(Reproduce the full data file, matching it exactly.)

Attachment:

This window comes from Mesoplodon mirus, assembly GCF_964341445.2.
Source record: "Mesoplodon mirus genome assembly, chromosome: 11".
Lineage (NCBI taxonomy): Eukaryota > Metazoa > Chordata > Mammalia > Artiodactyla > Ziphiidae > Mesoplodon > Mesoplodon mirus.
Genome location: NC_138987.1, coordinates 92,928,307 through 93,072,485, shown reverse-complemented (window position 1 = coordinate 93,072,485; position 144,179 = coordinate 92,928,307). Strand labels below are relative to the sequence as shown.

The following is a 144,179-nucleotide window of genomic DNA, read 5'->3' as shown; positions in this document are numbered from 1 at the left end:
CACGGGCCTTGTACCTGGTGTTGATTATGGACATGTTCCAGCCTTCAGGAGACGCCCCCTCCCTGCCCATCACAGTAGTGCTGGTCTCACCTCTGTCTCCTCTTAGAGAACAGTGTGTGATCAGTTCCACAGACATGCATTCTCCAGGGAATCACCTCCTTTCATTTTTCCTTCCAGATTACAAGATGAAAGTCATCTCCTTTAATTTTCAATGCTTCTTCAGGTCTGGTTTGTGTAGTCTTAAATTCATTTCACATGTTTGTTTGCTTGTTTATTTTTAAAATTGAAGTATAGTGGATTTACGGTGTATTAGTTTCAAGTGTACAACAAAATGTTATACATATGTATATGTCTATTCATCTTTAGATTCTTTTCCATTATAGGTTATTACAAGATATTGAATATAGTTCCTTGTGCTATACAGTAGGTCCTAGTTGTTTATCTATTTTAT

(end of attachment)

This window comes from Mesoplodon mirus, assembly GCF_964341445.2.
Source record: "Mesoplodon mirus genome assembly, chromosome: 11".
Lineage (NCBI taxonomy): Eukaryota > Metazoa > Chordata > Mammalia > Artiodactyla > Ziphiidae > Mesoplodon > Mesoplodon mirus.
Genome location: NC_138987.1, coordinates 92,928,307 through 93,072,485, shown reverse-complemented (window position 1 = coordinate 93,072,485; position 144,179 = coordinate 92,928,307). Strand labels below are relative to the sequence as shown.

The following is a 144,179-nucleotide window of genomic DNA, read 5'->3' as shown; positions in this document are numbered from 1 at the left end:
CACGGGCCTTGTACCTGGTGTTGATTATGGACATGTTCCAGCCTTCAGGAGACGCCCCCTCCCTGCCCATCACAGTAGTGCTGGTCTCACCTCTGTCTCCTCTTAGAGAACAGTGTGTGATCAGTTCCACAGACATGCATTCTCCAGGGAATCACCTCCTTTCATTTTTCCTTCCAGATTACAAGATGAAAGTCATCTCCTTTAATTTTCAATGCTTCTTCAGGTCTGGTTTGTGTAGTCTTAAATTCATTTCACATGTTTGTTTGCTTGTTTATTTTTAAAATTGAAGTATAGTGGATTTACGGTGTATTAGTTTCAAGTGTACAACAAAATGTTATACATATGTATATGTCTATTCATCTTTAGATTCTTTTCCATTATAGGTTATTACAAGATATTGAATATAGTTCCTTGTGCTATACAGTAGGTCCTAGTTGTTTATCTATTTTAT